Synthesis of Polysaccharide-based Biomaterials for Drug Delivery

dc.contributor.authorZhou, Yangen
dc.contributor.committeechairEdgar, Kevin J.en
dc.contributor.committeememberEsker, Alan R.en
dc.contributor.committeememberRoman, Marenen
dc.contributor.committeememberFrazier, Charles E.en
dc.contributor.departmentForest Resources and Environmental Conservationen
dc.description.abstractSynthetic strategies for polysaccharide-protein conjugates, pH-responsive hydrogels, and amorphous solid dispersion (ASD) polymers were developed. Conjugating a polysaccharide to a protein drug via a covalent bond may improve its medical properties including solubility, stability, immunogenicity, circulation time, and targeting ability. Regioselectivity of conjugation is still challenging. We developed a strategy for regioselective conjugation of amino acid esters to polysaccharides, by employing 6-Br-polysaccharides in SN2 substitution reactions with amino acid esters. This work provides a good starting point for the regioselective conjugation of polysaccharides to proteins. Polysaccharides can also serve as hydrogel drug carriers. Most hydrogels employed in drug delivery work by incorporating the drug physically. We synthesized sustained and pH-responsive hydrogels using oxidized hydroxypropyl cellulose (Ox-HPC)/carboxymethyl chitosan (CMCS) crosslinked by imine bond. Phenylalanine as a model amine-containing drug was chemically bonded to the Ox-HPC hydrogel component and was observed to release faster at the pH of a tumor microenvironment. These hydrogels show promise as targeting cancer drug carriers. ASDs are polymeric systems to disperse poorly soluble drugs amorphously and enhance permeation from the gastrointestinal tract (GI tract) to the bloodstream. We synthesized potentially zwitterionic cellulose derivatives by reductive amination of Ox-HPC with ω-aminoalkanoic acids and obtained products with the degree of substitution (cation and anion) up to 1.6, which is difficult to attain using previous methods. The products showed manipulated amphiphilicity and excellent thermostability, exhibiting potential application in ASDs. We anticipate that these strategies will benefit future polysaccharide chemistry research and permit synthesis of a broad variety of more functional biomedical materials.en
dc.description.abstractgeneralPolysaccharides are long chains of individual sugars ("polymers"). Many natural-sourced polysaccharides are sustainable, biodegradable, and have low toxicity. Polysaccharide-based materials may improve the properties of current drugs, resulting in decreased cost, enhanced absorption efficiency, and continuous and/or targeted delivery. Protein drugs such as human insulin have a significant role in medicine. However, the residence time of a protein drug in the human body is short. To overcome this challenge, we designed a method to link polysaccharides to proteins at controlled reaction sites, and reported herein the first step of this route. The final polysaccharide-protein products will even have the ability to recognize and access target cells, like those of tumors. Tumor tissues are more acidic than normal tissue and can trigger faster release of drug from drug carriers. We developed polysaccharide-based hydrogels, which are gels that bind a great deal of water but won't dissolve in it, as acid-sensitive carriers. In addition, our hydrogels are also injectable, and can spontaneously repair themselves. These properties make our hydrogels promising as cancer targeting drug carriers. Most new drug candidates have poor water solubility and permeation through the gastrointestinal tract to reach the blood stream. Dispersing the insoluble drug into a properly designed polymer network can enhance dissolution, permeation, and absorption. We developed a new family of polymers designed for this purpose using two cheap starting materials. These polymers can interact with the drug, preventing it from forming crystals and simultaneously promoting slow drug release. Overall, we explored ways to modify polysaccharides to create harmless, effective medical materials. We aim to promote science and benefit human health via our research.en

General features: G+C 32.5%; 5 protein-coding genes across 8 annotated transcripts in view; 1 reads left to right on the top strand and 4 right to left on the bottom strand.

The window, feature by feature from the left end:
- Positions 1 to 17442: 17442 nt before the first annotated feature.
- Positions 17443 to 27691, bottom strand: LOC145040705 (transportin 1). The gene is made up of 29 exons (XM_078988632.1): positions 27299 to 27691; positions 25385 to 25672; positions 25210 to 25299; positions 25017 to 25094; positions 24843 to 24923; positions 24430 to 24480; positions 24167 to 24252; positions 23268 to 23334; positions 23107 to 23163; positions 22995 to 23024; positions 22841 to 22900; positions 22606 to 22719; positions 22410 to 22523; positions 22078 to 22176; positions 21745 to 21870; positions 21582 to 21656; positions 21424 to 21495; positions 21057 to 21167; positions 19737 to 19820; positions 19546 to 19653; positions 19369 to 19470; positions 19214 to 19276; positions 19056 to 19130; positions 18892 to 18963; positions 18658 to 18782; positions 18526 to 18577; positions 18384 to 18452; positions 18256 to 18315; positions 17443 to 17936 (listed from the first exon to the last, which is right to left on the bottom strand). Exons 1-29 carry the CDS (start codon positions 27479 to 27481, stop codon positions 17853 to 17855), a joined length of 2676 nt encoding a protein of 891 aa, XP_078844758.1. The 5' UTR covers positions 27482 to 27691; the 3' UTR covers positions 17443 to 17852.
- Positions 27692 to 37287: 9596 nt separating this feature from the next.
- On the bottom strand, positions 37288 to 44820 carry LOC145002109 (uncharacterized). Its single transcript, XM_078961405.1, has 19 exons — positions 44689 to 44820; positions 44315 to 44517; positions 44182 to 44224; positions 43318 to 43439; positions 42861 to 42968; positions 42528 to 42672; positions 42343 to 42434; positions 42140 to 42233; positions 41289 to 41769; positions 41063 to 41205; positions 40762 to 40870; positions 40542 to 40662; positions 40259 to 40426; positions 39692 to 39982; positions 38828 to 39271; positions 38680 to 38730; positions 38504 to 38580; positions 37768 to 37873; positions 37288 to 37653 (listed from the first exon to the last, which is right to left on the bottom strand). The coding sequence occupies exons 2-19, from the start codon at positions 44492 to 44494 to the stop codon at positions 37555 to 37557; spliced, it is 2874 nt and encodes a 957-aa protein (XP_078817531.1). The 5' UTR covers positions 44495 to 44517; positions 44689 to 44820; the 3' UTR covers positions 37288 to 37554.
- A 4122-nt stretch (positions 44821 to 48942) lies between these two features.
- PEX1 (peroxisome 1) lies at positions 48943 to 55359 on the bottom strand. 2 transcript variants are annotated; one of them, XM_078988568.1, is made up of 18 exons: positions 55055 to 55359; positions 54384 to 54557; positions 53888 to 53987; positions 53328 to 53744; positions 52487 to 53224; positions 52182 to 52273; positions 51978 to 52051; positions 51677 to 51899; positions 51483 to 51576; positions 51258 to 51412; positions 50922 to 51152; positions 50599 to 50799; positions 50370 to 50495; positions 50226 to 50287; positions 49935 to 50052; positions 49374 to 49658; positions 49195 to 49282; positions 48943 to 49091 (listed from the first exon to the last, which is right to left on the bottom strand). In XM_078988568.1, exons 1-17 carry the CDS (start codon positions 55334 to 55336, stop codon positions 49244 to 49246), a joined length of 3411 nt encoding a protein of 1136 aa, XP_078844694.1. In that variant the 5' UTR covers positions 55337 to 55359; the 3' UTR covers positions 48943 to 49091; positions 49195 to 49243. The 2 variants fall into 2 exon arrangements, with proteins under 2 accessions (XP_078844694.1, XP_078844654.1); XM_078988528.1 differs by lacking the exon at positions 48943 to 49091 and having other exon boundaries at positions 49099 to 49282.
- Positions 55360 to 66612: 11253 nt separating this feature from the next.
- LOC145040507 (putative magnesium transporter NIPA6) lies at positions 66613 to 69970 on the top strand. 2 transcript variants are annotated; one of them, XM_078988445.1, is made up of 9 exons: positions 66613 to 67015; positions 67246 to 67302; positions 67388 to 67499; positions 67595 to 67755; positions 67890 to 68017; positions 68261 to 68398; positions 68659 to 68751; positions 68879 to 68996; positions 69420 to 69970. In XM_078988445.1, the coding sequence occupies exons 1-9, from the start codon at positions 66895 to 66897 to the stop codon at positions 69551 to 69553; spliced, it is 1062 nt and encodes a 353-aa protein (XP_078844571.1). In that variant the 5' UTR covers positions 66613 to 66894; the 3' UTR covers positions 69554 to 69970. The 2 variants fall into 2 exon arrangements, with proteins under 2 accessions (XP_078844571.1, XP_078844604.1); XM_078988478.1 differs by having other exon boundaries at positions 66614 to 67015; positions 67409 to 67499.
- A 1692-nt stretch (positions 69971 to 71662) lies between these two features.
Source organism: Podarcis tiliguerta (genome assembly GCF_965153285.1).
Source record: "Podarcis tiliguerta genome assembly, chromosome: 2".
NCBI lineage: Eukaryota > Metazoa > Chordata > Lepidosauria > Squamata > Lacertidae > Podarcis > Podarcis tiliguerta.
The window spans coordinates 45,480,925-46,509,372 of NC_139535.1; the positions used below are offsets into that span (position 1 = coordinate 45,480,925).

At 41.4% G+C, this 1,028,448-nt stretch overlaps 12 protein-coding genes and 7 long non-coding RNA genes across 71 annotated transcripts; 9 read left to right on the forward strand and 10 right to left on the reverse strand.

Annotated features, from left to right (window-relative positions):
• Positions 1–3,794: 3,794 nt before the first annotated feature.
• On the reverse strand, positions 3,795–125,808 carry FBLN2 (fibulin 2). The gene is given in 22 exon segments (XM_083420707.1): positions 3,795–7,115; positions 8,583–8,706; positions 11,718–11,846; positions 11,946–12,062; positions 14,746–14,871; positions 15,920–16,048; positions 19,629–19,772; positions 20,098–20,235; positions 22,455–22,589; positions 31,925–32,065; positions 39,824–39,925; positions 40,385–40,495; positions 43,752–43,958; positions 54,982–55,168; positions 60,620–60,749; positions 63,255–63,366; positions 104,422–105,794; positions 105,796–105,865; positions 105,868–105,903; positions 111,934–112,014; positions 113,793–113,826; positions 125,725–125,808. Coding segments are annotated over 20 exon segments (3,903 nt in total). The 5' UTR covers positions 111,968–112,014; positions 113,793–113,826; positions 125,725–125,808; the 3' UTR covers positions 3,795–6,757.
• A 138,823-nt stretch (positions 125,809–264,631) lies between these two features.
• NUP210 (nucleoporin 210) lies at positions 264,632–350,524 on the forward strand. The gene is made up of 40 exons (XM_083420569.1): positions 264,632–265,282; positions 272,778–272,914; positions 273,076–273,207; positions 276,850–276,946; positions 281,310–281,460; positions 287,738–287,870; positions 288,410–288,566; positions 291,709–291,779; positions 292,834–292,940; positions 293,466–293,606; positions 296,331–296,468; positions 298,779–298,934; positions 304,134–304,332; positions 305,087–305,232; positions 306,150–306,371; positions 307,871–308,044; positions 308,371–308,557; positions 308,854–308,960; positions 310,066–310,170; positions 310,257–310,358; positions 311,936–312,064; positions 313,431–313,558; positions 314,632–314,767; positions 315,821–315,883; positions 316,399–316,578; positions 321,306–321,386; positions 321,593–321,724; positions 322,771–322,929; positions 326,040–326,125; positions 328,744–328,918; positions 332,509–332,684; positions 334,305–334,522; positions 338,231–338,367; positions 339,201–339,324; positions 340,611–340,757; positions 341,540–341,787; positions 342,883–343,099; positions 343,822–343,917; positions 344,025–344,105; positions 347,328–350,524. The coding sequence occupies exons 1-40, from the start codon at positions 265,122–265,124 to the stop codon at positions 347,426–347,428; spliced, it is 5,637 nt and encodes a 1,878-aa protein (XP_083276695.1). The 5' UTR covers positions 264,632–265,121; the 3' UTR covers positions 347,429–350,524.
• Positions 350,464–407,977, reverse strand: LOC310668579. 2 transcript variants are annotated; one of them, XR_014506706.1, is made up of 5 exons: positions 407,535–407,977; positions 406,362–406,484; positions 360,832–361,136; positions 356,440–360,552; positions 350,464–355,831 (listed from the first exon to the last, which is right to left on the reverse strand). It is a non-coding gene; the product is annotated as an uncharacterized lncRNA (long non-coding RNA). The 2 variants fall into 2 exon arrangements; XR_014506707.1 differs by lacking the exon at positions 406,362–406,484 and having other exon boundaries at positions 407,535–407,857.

dc.description.degreeDoctor of Philosophyen
dc.publisherVirginia Techen
dc.rightsIn Copyrighten
dc.subjectPolysaccharide-protein conjugatesen
dc.subjectZwitterionic polymersen
dc.titleSynthesis of Polysaccharide-based Biomaterials for Drug Deliveryen
dc.typeDissertationen Productsen Polytechnic Institute and State Universityen of Philosophyen


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